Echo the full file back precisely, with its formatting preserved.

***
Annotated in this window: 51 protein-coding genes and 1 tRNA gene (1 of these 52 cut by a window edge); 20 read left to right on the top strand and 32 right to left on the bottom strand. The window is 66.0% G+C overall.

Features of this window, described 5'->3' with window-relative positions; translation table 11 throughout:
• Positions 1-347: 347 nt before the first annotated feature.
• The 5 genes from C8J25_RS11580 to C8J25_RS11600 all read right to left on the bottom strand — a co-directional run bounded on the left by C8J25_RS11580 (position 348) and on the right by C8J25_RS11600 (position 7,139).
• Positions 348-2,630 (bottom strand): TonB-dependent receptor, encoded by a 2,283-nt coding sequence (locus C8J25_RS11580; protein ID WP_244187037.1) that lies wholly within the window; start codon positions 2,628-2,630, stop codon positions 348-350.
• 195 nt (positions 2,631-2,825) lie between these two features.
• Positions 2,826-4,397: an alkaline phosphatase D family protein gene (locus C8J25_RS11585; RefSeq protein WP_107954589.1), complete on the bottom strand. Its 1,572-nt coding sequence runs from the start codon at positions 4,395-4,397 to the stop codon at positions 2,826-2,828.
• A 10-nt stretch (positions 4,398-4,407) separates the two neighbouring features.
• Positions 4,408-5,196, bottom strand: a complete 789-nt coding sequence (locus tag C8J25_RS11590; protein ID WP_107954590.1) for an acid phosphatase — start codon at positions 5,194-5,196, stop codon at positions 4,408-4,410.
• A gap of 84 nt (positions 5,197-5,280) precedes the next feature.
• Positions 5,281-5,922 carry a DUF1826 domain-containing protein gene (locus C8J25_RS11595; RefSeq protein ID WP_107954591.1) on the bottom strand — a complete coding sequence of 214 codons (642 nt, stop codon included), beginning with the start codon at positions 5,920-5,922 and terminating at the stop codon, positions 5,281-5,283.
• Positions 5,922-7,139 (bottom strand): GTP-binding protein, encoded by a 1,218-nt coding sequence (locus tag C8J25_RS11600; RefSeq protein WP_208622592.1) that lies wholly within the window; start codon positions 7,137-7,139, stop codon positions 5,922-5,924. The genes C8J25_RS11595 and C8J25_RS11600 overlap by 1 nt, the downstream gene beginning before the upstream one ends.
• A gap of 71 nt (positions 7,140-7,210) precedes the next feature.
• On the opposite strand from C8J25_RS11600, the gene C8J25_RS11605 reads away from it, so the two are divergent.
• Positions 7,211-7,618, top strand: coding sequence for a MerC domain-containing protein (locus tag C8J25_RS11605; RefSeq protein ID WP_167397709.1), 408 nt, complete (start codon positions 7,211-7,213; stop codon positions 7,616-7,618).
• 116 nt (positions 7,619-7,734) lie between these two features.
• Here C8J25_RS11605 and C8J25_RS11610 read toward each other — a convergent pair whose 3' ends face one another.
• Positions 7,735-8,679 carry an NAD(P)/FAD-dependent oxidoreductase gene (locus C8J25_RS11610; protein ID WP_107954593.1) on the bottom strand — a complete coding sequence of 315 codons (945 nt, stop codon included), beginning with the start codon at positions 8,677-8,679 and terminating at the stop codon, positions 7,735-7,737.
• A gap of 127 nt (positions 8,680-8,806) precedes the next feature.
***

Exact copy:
Annotated in this window: 51 protein-coding genes and 1 tRNA gene (1 of these 52 cut by a window edge); 20 read left to right on the top strand and 32 right to left on the bottom strand. The window is 66.0% G+C overall.

Features of this window, described 5'->3' with window-relative positions; translation table 11 throughout:
• Positions 1-347: 347 nt before the first annotated feature.
• The 5 genes from C8J25_RS11580 to C8J25_RS11600 all read right to left on the bottom strand — a co-directional run bounded on the left by C8J25_RS11580 (position 348) and on the right by C8J25_RS11600 (position 7,139).
• Positions 348-2,630 (bottom strand): TonB-dependent receptor, encoded by a 2,283-nt coding sequence (locus C8J25_RS11580; protein ID WP_244187037.1) that lies wholly within the window; start codon positions 2,628-2,630, stop codon positions 348-350.
• 195 nt (positions 2,631-2,825) lie between these two features.
• Positions 2,826-4,397: an alkaline phosphatase D family protein gene (locus C8J25_RS11585; RefSeq protein WP_107954589.1), complete on the bottom strand. Its 1,572-nt coding sequence runs from the start codon at positions 4,395-4,397 to the stop codon at positions 2,826-2,828.
• A 10-nt stretch (positions 4,398-4,407) separates the two neighbouring features.
• Positions 4,408-5,196, bottom strand: a complete 789-nt coding sequence (locus tag C8J25_RS11590; protein ID WP_107954590.1) for an acid phosphatase — start codon at positions 5,194-5,196, stop codon at positions 4,408-4,410.
• A gap of 84 nt (positions 5,197-5,280) precedes the next feature.
• Positions 5,281-5,922 carry a DUF1826 domain-containing protein gene (locus C8J25_RS11595; RefSeq protein ID WP_107954591.1) on the bottom strand — a complete coding sequence of 214 codons (642 nt, stop codon included), beginning with the start codon at positions 5,920-5,922 and terminating at the stop codon, positions 5,281-5,283.
• Positions 5,922-7,139 (bottom strand): GTP-binding protein, encoded by a 1,218-nt coding sequence (locus tag C8J25_RS11600; RefSeq protein WP_208622592.1) that lies wholly within the window; start codon positions 7,137-7,139, stop codon positions 5,922-5,924. The genes C8J25_RS11595 and C8J25_RS11600 overlap by 1 nt, the downstream gene beginning before the upstream one ends.
• A gap of 71 nt (positions 7,140-7,210) precedes the next feature.
• On the opposite strand from C8J25_RS11600, the gene C8J25_RS11605 reads away from it, so the two are divergent.
• Positions 7,211-7,618, top strand: coding sequence for a MerC domain-containing protein (locus tag C8J25_RS11605; RefSeq protein ID WP_167397709.1), 408 nt, complete (start codon positions 7,211-7,213; stop codon positions 7,616-7,618).
• 116 nt (positions 7,619-7,734) lie between these two features.
• Here C8J25_RS11605 and C8J25_RS11610 read toward each other — a convergent pair whose 3' ends face one another.
• Positions 7,735-8,679 carry an NAD(P)/FAD-dependent oxidoreductase gene (locus C8J25_RS11610; protein ID WP_107954593.1) on the bottom strand — a complete coding sequence of 315 codons (945 nt, stop codon included), beginning with the start codon at positions 8,677-8,679 and terminating at the stop codon, positions 7,735-7,737.
• A gap of 127 nt (positions 8,680-8,806) precedes the next feature.